May 28 - French farmers who force-feed their ducks to produce foie gras for the luxury food market, are turning their attention to alternative fuels, using excess duck fat to run deisel vehicles. While it may not curb criticism of foie gras production, the farmers believe it's an efficient and responsible use for fat that would otherwise go to waste, as Joel Flynn reports.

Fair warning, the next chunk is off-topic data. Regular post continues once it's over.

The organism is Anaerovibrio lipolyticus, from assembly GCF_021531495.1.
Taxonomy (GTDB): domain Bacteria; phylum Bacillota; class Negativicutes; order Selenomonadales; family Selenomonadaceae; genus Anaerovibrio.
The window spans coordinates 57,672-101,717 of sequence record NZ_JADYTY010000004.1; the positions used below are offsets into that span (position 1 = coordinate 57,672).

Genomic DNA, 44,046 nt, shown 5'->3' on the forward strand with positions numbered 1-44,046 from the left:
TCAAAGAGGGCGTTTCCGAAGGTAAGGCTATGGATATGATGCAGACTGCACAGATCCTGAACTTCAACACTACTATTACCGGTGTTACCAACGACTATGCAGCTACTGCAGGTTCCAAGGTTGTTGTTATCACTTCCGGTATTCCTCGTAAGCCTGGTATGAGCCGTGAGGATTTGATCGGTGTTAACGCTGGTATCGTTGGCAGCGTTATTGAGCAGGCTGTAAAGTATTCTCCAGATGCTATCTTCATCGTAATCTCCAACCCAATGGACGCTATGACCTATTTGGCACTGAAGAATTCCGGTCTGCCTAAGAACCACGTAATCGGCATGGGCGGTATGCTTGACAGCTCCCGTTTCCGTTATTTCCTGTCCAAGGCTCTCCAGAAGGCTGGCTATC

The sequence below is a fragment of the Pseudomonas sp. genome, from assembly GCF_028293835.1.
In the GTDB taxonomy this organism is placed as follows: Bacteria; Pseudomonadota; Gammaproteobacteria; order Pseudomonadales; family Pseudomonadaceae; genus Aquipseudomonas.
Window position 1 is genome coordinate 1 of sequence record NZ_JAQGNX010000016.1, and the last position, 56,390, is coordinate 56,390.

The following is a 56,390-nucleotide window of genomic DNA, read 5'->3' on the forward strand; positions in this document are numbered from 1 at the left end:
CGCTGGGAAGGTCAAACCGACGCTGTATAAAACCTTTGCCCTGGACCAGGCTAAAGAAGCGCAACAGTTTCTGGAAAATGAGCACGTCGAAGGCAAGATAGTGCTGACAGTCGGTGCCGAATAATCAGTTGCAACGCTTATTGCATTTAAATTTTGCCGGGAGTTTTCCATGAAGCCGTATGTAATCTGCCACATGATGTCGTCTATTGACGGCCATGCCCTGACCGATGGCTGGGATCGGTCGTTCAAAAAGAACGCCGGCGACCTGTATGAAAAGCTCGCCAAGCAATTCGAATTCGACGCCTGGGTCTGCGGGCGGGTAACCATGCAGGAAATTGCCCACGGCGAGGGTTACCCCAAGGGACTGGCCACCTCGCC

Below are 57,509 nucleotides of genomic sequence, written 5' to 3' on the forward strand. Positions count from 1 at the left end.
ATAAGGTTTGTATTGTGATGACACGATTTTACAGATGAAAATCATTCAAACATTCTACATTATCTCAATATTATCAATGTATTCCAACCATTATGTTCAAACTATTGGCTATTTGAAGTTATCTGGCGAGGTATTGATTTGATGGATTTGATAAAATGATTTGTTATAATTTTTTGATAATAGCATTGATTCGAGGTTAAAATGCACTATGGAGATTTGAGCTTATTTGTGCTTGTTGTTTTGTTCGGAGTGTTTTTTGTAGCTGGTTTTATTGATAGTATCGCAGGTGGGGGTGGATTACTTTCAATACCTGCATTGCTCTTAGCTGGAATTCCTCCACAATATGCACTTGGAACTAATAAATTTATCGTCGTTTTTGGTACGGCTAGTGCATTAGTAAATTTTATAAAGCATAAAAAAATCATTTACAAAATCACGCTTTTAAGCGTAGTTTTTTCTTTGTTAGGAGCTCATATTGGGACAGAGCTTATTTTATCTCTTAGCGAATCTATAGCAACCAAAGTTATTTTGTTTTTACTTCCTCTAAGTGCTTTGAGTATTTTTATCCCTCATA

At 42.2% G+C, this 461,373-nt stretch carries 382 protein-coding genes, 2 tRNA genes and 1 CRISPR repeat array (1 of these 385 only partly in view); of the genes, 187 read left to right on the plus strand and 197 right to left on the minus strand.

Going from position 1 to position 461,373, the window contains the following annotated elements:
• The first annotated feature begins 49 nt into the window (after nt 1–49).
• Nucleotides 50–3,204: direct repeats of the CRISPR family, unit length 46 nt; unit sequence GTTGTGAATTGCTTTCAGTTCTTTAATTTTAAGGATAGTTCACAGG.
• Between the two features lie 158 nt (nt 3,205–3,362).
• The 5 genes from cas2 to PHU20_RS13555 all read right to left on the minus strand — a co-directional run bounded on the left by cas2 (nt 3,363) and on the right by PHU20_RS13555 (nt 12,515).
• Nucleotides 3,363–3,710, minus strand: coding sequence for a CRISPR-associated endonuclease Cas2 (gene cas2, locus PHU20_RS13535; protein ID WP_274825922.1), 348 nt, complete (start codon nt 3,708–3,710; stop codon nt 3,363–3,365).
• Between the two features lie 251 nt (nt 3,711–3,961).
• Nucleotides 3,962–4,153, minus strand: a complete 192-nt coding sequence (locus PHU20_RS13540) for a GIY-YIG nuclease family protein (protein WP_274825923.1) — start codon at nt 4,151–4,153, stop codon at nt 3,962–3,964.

For the French, few things excite the palate like foie gras. It's regarded as a delicacy...although its method of production is highly controversial. Ducks and geese are force-fed to engorge their livers, a practice appalling to animal rights supporters but protected by French law. For farmers in the south of France like Benoit Logie, it's a profitable, centuries old tradition... that now has a 21st Century twist. Not only can the practice produce food - it can also produce fuel. (SOUNDBITE) (French) FARMER, BENOIT LOGIE, SAYING: "With this force feeding, we produce confit (meat of duck preserved in its own fat), pate, cassoulet (stew) and foie gras of course and one of the so-called by-products of the cooking, is the fat. It is used in cooking but we have a surplus of fat production so it can very well be used as diesel biofuel, as fuels." The farmers plan to use the fuel to run their own machinery. The've even converted one of their barns into a refinery to make it. The oil produced from duck fat is mixed with alcohol and potassium to run in the engines. Jean-Marc Dubois says it will help farmers become more environmentally responsible and self sufficient. (SOUNDBITE) (FRENCH) FARMER, JEAN-MARC DUBOIS, SAYING: "We have been working on this project for 3 years. We are still at the experimental stage as we are the only ones who are doing this. At the moment it costs as much as diesel oil. But it's more an ecological and long term move rather than a monetary one." Dubois says the process itself uses materials found readily on farms anyway, from things like artificial fertiliser. (SOUNDBITE) (FRENCH) FARMER, JEAN MARC DUBOIS, SAYING: "Heat oil up to 60 or 65 degrees (Celsius). Then I mix potassium with 10% alcohol and when they are mixed, I can pour it into the oil and there is a chemical reaction. When the various products settle you have a product that is ready with biofuel on the top and glycerol at the bottom." Though these farmers are not yet turning a profit from their biofuel experiment, they say it could be profitable in the long term if other farmers and big business with government support switch to fuels like theirs. Although for many it's an idea that will only fuel the controversy over force-feeding. Joel Flynn, Reuters.